Cats showing any of these symptoms along with vomiting need to be evaluated by a vet as soon as possible. The vet can run tests to determine if there is an underlying condition, infection, obstruction, or other illness causing the vomiting and other symptoms.

According to the VCA Animal Hospitals (source), other signs of serious illness in cats include lethargy, decreased social interaction, changes in litter box habits, changes in breathing or panting, skin problems, eye discharge, and straining to urinate or defecate. If a cat is exhibiting any of these symptoms in addition to vomiting, immediate veterinary care is required.

Diagnosing the Cause

If your cat is vomiting frequently or showing concerning symptoms, the vet will run diagnostic tests to determine the underlying cause. Common diagnostics include:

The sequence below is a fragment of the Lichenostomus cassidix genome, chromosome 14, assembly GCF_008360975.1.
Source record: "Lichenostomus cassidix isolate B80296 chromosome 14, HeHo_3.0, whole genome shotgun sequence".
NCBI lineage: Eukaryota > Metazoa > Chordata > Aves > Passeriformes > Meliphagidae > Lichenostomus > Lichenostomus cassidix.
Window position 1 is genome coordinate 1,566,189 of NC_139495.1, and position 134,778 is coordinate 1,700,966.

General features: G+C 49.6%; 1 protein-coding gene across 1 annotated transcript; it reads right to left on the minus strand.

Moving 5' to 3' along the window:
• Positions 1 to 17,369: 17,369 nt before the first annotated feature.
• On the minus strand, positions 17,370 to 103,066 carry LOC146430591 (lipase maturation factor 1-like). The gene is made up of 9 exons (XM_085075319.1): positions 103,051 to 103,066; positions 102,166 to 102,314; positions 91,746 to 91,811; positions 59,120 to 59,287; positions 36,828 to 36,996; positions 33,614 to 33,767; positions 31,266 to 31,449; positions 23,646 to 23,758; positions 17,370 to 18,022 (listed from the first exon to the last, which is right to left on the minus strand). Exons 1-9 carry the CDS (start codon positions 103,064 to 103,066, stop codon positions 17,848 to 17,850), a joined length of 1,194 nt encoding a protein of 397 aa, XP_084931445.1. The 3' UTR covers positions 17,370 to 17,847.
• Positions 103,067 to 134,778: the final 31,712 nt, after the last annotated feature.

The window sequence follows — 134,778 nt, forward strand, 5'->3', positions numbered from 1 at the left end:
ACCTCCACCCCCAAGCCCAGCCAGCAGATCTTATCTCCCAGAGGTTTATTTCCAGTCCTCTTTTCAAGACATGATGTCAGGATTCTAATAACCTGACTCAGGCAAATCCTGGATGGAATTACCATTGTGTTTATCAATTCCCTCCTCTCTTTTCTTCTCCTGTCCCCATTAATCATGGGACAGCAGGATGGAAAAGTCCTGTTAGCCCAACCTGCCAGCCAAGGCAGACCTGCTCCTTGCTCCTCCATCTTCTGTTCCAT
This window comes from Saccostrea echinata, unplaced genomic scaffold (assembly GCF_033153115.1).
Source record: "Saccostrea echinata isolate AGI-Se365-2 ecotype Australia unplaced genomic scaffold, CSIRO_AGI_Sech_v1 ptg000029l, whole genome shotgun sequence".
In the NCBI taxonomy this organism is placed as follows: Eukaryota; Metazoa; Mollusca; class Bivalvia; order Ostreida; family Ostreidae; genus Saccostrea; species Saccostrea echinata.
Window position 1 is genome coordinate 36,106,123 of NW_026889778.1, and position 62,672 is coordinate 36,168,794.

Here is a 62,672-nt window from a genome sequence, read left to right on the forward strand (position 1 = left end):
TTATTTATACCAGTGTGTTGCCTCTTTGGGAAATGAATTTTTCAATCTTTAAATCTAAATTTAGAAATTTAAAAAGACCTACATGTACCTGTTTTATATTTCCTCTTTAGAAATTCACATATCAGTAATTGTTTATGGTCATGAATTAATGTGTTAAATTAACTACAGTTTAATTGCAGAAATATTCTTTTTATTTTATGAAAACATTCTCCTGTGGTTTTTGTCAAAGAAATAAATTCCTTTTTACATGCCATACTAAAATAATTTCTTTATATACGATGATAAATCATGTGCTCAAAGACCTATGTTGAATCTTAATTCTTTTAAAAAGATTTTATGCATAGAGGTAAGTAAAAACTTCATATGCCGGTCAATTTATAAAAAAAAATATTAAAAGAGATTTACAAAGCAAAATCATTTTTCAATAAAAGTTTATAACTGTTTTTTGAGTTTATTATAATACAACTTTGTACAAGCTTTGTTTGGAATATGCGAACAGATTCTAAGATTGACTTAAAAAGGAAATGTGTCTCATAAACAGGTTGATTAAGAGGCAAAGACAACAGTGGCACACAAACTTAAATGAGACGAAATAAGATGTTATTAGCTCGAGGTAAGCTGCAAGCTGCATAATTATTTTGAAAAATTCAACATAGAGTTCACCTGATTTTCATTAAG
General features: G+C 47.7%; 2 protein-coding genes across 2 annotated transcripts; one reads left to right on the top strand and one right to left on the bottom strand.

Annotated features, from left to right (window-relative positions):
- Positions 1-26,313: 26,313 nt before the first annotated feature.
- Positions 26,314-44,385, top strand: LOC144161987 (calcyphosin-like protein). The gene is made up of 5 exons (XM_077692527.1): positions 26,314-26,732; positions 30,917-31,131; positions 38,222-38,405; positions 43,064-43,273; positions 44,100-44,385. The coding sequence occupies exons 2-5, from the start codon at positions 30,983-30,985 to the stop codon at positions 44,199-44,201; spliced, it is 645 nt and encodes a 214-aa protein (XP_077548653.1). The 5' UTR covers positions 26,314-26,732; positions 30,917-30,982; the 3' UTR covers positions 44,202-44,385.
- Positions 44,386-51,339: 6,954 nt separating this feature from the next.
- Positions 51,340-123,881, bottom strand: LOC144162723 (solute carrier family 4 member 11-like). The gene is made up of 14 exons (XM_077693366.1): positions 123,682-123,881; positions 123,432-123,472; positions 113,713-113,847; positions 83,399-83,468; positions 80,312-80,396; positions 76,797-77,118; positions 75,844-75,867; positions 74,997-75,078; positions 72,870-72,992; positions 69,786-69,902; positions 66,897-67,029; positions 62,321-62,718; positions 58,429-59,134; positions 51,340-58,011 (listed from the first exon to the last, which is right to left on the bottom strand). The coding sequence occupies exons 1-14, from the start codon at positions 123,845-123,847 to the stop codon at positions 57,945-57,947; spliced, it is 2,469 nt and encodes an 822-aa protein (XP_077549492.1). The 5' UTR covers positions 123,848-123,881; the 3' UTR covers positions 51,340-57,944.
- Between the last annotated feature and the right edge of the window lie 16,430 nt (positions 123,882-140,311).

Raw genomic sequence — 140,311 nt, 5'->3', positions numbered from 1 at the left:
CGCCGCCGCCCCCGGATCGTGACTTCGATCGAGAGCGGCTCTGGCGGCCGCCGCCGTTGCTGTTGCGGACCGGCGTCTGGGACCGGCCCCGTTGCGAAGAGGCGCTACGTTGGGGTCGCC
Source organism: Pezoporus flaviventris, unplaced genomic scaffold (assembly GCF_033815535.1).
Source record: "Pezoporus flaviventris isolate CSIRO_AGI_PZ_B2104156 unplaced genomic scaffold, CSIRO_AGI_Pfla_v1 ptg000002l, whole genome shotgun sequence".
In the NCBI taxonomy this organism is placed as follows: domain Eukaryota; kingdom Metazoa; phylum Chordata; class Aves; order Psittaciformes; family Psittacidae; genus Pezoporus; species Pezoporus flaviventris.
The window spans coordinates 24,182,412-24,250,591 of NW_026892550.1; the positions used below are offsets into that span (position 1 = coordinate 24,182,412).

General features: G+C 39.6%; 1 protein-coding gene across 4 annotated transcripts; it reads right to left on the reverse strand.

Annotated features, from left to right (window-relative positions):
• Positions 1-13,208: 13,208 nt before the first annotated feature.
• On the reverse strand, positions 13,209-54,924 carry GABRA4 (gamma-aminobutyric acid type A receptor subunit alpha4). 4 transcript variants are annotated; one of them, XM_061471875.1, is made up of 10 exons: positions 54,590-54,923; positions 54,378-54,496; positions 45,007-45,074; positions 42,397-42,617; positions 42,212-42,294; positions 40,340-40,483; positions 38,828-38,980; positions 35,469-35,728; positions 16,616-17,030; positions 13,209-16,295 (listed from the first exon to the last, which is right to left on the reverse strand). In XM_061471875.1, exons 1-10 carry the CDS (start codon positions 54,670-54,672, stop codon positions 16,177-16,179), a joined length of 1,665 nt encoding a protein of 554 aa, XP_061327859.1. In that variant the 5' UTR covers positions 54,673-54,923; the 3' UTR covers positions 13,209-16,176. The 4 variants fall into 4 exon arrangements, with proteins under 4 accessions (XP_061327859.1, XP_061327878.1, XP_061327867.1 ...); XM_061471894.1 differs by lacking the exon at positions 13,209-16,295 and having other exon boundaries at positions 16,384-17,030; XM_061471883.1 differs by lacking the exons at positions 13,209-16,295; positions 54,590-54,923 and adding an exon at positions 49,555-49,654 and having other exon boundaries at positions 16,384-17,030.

• Bloodwork – A complete blood count (CBC) and biochemistry profile can check for signs of infection, kidney issues, liver problems, electrolyte imbalances, and more (source).
  • Urinalysis – Testing the cat’s urine can reveal if there are issues with the urinary tract, diabetes, kidney disease, or toxins in the body (source).
  • Imaging – X-rays or ultrasound can check for foreign objects, tumors, pancreatitis, intestinal obstructions, or other issues (source).
  • Endoscopy – A camera scope inserted in the mouth allows vets to directly view the esophagus, stomach, and upper intestines for ulcers, growths, obstructions, and inflammation (source).

Based on the diagnostic findings, the vet can determine the appropriate treatment.

Treating Vomiting

The treatment for vomiting will depend on the underlying cause. If the vomiting is due to dietary indiscretion, the most common treatment is to withhold food for 12-24 hours to allow the gastrointestinal tract to rest. Water can be offered during this period (VCA Animal Hospitals).